Boneless prime rib roast

Discussion in 'Food & Cooking' started by mccs1965, Dec 25, 2016.

  1. mccs1965

    mccs1965

    Messages:
    1
    Likes Received:
    10
    Exp:
    At home cook
    12 pound boneless prime rib roast. Need to cook to medium well done. Yes, I know most believe this ruins this cut. But my family doesn't eat pink meat. How long will this take ? My estimate is 5 hours. Sear at 450 for 30 minutes. Reduce heat to 325. Am I close? Thank you
     
  2. jimyra

    jimyra

    Messages:
    888
    Likes Received:
    163
    Exp:
    Professional Chef
    Check temp at three hours then every fifteen min. Remember the ends cook faster than the middle.
     
  3. koukouvagia

    koukouvagia

    Messages:
    7,300
    Likes Received:
    537
    Exp:
    Home Cook
    RIP prime beef

    Seriously though, my inlaws do this to their beef and they let me in on their "secret" which is to cook it at 400F start to finish, should only take 3 hrs at most. That ensures the inside is unpleasantly grey. Make extra gravy.
     
    Last edited: Dec 25, 2016
  4. jimyra

    jimyra

    Messages:
    888
    Likes Received:
    163
    Exp:
    Professional Chef
    I plan on 112 for my rib roast today. About 1.5 for 6 lbs. You reminded me I have stock reducing on the stove, thanks.
     
  5. brianshaw

    brianshaw

    Messages:
    2,990
    Likes Received:
    290
    Exp:
    Former Chef
    That sounds familiar... my family too. That's why I don't make any beef roast at home.
     
  6. someday

    someday

    Messages:
    1,495
    Likes Received:
    290
    Exp:
    Professional Chef
    Better off with a pork roast or turkey. Why spend all that money for overcooked meat?!!?!?!

    There is no "magic" time and temperature for cooking something. You'll have to take the temperature and monitor it to ensure its done enough. Make sure to let it rest at least 20 minutes before you cut into it. 
     
  7. jimyra

    jimyra

    Messages:
    888
    Likes Received:
    163
    Exp:
    Professional Chef
    I use 15 min a lb. as an estimate of time not a magic number.
     
  8. scribble

    scribble

    Messages:
    111
    Likes Received:
    11
    Exp:
    Home Cook
    I have always done room temp roast in roasting pan at 400 for 1 hour, shut off oven and do not open for 2 hours. Once the 2 hours are up then turn on the oven to 375 for however long it takes to reach your desired temp.  Once temp reached remove and tent with foil for about 20 min before slicing.   YUM!!!!!
     
  9. flipflopgirl

    flipflopgirl

    Messages:
    4,436
    Likes Received:
    398
    Exp:
    Retired Hospitality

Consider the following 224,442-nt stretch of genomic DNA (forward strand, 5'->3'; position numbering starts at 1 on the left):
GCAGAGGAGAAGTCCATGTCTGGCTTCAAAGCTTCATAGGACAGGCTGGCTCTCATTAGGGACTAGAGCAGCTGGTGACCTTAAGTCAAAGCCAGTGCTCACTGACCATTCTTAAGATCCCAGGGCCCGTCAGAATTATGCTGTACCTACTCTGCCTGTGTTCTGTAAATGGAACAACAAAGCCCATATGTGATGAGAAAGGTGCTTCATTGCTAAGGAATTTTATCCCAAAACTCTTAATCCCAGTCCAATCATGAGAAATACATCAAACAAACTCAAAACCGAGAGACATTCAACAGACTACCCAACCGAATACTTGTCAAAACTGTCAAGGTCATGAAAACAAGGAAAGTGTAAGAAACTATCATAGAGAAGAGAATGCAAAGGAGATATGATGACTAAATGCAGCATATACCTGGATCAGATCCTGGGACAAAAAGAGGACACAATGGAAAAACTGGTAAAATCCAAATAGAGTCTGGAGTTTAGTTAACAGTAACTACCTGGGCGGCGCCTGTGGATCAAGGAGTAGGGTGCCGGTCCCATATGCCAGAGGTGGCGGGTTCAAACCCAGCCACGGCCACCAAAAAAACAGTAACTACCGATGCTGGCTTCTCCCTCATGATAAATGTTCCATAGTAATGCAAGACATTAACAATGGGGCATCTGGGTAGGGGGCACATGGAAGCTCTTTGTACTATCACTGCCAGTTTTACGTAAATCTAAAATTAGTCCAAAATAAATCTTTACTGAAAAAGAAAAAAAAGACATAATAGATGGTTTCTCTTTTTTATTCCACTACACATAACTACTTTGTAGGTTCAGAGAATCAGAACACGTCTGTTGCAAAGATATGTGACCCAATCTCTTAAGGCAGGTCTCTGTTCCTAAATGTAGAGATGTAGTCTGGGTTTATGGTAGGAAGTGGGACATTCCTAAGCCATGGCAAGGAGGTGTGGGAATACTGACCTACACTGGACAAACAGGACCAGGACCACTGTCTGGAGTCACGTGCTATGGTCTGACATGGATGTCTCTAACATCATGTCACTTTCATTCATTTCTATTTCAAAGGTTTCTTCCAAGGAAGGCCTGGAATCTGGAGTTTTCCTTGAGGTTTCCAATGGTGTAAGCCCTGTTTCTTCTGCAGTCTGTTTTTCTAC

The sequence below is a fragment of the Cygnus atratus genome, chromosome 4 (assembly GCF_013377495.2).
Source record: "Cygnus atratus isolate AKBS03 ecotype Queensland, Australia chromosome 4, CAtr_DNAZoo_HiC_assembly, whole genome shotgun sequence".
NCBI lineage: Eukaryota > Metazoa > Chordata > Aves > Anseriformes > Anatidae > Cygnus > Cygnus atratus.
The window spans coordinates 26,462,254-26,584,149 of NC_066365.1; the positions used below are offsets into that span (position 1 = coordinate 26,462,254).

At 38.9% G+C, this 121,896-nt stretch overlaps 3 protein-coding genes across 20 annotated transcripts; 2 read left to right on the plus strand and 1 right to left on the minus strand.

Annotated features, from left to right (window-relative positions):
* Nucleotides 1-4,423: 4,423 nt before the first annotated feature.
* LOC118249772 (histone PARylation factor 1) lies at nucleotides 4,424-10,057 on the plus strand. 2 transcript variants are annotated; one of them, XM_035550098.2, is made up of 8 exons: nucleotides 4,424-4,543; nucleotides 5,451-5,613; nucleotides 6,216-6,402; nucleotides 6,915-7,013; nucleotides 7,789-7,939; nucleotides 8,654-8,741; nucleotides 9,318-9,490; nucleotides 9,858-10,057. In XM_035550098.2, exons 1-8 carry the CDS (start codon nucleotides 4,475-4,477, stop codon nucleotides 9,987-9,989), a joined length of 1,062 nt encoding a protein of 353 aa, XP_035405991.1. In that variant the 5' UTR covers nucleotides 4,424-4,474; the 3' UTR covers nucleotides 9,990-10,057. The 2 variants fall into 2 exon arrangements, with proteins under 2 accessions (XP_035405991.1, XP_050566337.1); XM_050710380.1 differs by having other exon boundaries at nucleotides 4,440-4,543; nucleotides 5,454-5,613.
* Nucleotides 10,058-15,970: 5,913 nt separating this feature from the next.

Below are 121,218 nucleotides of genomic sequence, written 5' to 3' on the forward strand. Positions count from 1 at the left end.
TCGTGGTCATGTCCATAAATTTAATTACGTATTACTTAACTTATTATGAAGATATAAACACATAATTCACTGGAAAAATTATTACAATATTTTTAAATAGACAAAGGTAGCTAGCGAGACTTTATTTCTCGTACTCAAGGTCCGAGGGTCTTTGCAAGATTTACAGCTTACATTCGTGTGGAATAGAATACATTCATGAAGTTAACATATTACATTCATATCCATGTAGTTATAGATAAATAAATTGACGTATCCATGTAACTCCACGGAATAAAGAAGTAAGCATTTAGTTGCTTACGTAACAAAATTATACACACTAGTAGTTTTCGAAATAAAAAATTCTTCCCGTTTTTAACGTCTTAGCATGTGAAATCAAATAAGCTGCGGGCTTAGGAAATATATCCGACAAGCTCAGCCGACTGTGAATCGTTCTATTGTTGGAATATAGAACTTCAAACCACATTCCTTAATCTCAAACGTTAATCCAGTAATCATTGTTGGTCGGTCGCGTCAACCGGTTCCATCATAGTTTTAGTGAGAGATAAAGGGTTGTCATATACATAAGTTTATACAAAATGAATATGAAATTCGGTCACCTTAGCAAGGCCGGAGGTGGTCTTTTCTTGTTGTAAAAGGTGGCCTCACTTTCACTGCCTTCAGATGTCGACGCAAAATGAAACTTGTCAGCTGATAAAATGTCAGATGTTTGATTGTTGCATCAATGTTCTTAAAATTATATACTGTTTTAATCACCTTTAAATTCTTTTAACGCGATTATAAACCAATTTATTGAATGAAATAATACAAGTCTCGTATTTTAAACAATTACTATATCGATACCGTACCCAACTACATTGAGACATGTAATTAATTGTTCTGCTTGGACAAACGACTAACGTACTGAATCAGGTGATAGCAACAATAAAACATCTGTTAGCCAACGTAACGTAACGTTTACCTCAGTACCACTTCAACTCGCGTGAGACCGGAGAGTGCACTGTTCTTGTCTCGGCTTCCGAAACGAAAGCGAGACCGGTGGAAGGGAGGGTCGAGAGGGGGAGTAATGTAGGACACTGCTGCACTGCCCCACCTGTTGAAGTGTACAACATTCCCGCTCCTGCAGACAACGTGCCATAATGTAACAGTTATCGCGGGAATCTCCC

I got a bite in the butt this year.

    Usual method is to start with a room temp rib roast is 4-6 min/lb in a hotter than hot (max temp on oven dial) oven then turn off and let sit for 2 hours.

    This year's hunk o beef was roasted in an unfamiliar oven.

    Pretty sure it never even hit 500.

    I was thinking about packing a few oven thermometers in my kit but I didn't.

    All of the sides were ready and waiting when I pulled the meat and encountered the results of my folly.

    Had to slice and stick under the salamander to even get to the edible stage.

    Not one bit was left over except the ribs and those disappeared during the nite (prolly Santa lol) sometime so SOMEONE enjoyed it /img/vbsmilies/smilies/licklips.gif.

    The presentation however was not nice...not nice at all.

    mimi
     
    Last edited: Dec 27, 2016
  10. zeppo shanski

    zeppo shanski

    Messages:
    36
    Likes Received:
    13
    Exp:
    Other
    You can get a digital probe meat thermometer at JC Pennys for $20. Set it and forget it. Cook your meat however way you want.
     
  11. jimyra

    jimyra

    Messages:
    888
    Likes Received:
    163
    Exp:
    Professional Chef
    I did standing rib roast Christmas day.  Oven 450 for twenty min then 325 till 112 internal temp.  I like mine rare.  The bones yesterday were made into broth.  Tonight we are having an Asian style noodle soup with the leftover meat and some fresh vegetables.
     
  12. flipflopgirl

    flipflopgirl

    Messages:
    4,436
    Likes Received:
    398
    Exp:
    Retired Hospitality
    Yeah...but my "method" is built around not having to use one.

    The first time it has failed me.

    /img/vbsmilies/smilies/frown.gif

    mimi
     
  13. koukouvagia

    koukouvagia

    Messages:
    7,300
    Likes Received:
    537
    Exp:
    Home Cook
    I know some people who swear by not having to use a thermometer for their meat.  As if it indicates some sort of weakness, handicap, or inability to cook.  They think they can tell by the magic color of the juices running out of the roast if it's done or not.  

    What total BS.  It doesn't work, as proven by the roasts they've served me.  lol
     
  14. flipflopgirl

    flipflopgirl

    Messages:
    4,436
    Likes Received:
    398
    Exp:
    Retired Hospitality
    I will admit I am not that great of a cook.

    There are a few things I do well and one of those is a rib roast without a thermometer.

    Not being cocky just stating fact.

    mimi
     
    Last edited: Dec 28, 2016
    laurenlulu likes this.
  15. zeppo shanski

    zeppo shanski

    Messages:
    36
    Likes Received:
    13
    Exp:
    Other
    Whatever works for you works for you. Now I myself don't have any issues cooking stuff. I was just trying to contribute to the conversation.